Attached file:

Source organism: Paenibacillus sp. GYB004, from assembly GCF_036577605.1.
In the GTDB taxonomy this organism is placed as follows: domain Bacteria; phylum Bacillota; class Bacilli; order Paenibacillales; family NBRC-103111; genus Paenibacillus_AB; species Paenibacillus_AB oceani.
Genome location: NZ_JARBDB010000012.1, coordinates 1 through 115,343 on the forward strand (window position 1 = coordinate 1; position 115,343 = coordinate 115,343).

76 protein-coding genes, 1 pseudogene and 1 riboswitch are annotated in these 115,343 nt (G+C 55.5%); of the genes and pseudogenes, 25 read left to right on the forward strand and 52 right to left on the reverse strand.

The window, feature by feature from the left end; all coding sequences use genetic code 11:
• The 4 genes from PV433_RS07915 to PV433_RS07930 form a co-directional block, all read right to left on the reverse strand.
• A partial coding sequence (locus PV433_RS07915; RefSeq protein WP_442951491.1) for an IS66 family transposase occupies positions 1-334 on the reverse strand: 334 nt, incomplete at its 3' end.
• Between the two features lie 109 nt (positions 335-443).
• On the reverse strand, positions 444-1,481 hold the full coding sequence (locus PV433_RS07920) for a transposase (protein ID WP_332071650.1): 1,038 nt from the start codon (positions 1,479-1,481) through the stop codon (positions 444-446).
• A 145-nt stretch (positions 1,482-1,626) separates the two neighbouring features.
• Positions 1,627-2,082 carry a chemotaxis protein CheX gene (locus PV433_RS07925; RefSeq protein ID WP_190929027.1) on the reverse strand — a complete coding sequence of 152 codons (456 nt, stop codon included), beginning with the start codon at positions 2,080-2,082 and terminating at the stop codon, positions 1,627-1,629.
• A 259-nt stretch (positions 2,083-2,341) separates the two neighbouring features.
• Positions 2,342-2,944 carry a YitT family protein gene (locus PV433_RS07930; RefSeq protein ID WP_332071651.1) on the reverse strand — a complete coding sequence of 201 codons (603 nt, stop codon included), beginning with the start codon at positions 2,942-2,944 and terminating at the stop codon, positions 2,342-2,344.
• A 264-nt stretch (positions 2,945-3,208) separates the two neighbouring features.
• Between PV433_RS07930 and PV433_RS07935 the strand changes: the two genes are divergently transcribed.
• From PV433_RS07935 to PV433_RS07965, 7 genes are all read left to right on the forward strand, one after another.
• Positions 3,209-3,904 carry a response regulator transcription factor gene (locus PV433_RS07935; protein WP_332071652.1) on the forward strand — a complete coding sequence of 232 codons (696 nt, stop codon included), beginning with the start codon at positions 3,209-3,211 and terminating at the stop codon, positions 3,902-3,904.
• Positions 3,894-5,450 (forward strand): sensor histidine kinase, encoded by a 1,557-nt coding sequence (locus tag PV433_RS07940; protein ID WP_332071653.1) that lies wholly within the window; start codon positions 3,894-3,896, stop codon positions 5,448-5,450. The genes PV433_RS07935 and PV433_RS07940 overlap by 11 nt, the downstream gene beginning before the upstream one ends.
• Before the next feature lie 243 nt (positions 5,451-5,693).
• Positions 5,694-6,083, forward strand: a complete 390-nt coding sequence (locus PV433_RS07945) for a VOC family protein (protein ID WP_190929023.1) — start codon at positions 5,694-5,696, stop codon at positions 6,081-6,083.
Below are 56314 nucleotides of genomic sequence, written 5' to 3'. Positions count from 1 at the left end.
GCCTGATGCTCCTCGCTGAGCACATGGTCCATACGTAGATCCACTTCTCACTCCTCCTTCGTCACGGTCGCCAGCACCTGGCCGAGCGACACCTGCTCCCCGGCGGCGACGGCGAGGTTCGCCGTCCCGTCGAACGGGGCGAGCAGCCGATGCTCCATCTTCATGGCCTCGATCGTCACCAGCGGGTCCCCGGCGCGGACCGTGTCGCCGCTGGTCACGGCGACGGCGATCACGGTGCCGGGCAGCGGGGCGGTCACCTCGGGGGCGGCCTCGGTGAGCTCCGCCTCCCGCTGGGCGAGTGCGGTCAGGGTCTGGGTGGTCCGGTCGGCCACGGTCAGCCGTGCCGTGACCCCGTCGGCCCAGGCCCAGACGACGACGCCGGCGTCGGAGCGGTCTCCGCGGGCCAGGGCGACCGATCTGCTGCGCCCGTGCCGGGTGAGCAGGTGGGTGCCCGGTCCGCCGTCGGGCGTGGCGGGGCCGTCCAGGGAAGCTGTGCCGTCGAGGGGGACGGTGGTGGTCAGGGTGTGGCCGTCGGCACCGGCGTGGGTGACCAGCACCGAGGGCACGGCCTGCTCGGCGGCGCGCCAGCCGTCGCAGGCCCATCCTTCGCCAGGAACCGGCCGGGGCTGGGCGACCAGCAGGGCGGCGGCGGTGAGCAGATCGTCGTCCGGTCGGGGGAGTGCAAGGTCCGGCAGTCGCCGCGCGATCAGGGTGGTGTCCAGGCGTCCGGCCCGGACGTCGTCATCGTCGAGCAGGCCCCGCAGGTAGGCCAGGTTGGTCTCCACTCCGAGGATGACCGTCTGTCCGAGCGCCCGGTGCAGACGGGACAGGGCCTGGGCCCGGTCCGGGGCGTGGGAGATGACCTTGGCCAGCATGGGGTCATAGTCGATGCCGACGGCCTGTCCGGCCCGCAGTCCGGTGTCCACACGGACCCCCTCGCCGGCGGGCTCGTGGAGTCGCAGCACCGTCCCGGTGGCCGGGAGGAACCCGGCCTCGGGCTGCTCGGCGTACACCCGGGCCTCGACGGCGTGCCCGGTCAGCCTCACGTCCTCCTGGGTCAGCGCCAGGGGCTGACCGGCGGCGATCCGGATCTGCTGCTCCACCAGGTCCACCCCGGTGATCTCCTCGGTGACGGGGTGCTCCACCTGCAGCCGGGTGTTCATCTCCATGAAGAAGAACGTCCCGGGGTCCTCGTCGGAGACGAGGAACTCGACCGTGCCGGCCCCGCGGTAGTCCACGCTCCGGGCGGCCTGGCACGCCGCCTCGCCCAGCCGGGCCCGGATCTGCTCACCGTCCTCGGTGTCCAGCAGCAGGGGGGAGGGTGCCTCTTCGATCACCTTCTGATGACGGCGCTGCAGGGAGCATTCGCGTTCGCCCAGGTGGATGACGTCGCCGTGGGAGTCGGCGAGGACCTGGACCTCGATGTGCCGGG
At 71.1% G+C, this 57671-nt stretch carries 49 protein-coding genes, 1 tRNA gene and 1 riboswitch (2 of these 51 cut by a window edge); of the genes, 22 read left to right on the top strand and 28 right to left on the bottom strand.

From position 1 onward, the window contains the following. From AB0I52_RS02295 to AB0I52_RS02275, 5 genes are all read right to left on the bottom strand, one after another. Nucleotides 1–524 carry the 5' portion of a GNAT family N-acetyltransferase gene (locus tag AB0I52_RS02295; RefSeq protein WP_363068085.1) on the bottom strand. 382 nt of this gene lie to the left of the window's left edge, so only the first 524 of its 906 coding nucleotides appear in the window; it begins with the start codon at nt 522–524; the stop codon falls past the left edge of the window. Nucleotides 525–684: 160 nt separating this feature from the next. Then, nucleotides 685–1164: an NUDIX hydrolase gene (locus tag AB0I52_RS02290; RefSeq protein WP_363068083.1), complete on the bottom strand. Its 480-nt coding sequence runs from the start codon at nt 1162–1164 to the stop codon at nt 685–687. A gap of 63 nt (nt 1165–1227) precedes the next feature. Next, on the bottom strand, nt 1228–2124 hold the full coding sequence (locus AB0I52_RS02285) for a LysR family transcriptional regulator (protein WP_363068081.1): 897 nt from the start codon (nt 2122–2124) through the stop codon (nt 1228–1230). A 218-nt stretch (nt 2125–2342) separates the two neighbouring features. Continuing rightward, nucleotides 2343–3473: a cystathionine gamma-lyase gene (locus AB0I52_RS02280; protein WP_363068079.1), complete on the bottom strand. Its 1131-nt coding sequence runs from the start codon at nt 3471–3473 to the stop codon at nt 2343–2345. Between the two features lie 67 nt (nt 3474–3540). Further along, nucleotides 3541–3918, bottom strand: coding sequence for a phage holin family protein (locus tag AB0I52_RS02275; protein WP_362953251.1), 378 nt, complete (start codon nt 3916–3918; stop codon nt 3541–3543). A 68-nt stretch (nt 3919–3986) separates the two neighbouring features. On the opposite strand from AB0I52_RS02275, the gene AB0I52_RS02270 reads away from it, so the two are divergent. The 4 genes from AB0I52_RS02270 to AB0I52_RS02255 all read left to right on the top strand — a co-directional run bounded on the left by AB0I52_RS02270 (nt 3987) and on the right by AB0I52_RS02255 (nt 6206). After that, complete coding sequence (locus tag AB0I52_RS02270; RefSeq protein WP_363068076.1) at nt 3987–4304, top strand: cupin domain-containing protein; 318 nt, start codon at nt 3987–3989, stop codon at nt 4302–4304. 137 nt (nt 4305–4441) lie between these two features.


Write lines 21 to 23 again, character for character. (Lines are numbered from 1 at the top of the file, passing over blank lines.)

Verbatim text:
Below are 56314 nucleotides of genomic sequence, written 5' to 3'. Positions count from 1 at the left end.
GCCTGATGCTCCTCGCTGAGCACATGGTCCATACGTAGATCCACTTCTCACTCCTCCTTCGTCACGGTCGCCAGCACCTGGCCGAGCGACACCTGCTCCCCGGCGGCGACGGCGAGGTTCGCCGTCCCGTCGAACGGGGCGAGCAGCCGATGCTCCATCTTCATGGCCTCGATCGTCACCAGCGGGTCCCCGGCGCGGACCGTGTCGCCGCTGGTCACGGCGACGGCGATCACGGTGCCGGGCAGCGGGGCGGTCACCTCGGGGGCGGCCTCGGTGAGCTCCGCCTCCCGCTGGGCGAGTGCGGTCAGGGTCTGGGTGGTCCGGTCGGCCACGGTCAGCCGTGCCGTGACCCCGTCGGCCCAGGCCCAGACGACGACGCCGGCGTCGGAGCGGTCTCCGCGGGCCAGGGCGACCGATCTGCTGCGCCCGTGCCGGGTGAGCAGGTGGGTGCCCGGTCCGCCGTCGGGCGTGGCGGGGCCGTCCAGGGAAGCTGTGCCGTCGAGGGGGACGGTGGTGGTCAGGGTGTGGCCGTCGGCACCGGCGTGGGTGACCAGCACCGAGGGCACGGCCTGCTCGGCGGCGCGCCAGCCGTCGCAGGCCCATCCTTCGCCAGGAACCGGCCGGGGCTGGGCGACCAGCAGGGCGGCGGCGGTGAGCAGATCGTCGTCCGGTCGGGGGAGTGCAAGGTCCGGCAGTCGCCGCGCGATCAGGGTGGTGTCCAGGCGTCCGGCCCGGACGTCGTCATCGTCGAGCAGGCCCCGCAGGTAGGCCAGGTTGGTCTCCACTCCGAGGATGACCGTCTGTCCGAGCGCCCGGTGCAGACGGGACAGGGCCTGGGCCCGGTCCGGGGCGTGGGAGATGACCTTGGCCAGCATGGGGTCATAGTCGATGCCGACGGCCTGTCCGGCCCGCAGTCCGGTGTCCACACGGACCCCCTCGCCGGCGGGCTCGTGGAGTCGCAGCACCGTCCCGGTGGCCGGGAGGAACCCGGCCTCGGGCTGCTCGGCGTACACCCGGGCCTCGACGGCGTGCCCGGTCAGCCTCACGTCCTCCTGGGTCAGCGCCAGGGGCTGACCGGCGGCGATCCGGATCTGCTGCTCCACCAGGTCCACCCCGGTGATCTCCTCGGTGACGGGGTGCTCCACCTGCAGCCGGGTGTTCATCTCCATGAAGAAGAACGTCCCGGGGTCCTCGTCGGAGACGAGGAACTCGACCGTGCCGGCCCCGCGGTAGTCCACGCTCCGGGCGGCCTGGCACGCCGCCTCGCCCAGCCGGGCCCGGATCTGCTCACCGTCCTCGGTGTCCAGCAGCAGGGGGGAGGGTGCCTCTTCGATCACCTTCTGATGACGGCGCTGCAGGGAGCATTCGCGTTCGCCCAGGTGGATGACGTCGCCGTGGGAGTCGGCGAGGACCTGGACCTCGATGTGCCGGG
At 71.1% G+C, this 57671-nt stretch carries 49 protein-coding genes, 1 tRNA gene and 1 riboswitch (2 of these 51 cut by a window edge); of the genes, 22 read left to right on the top strand and 28 right to left on the bottom strand.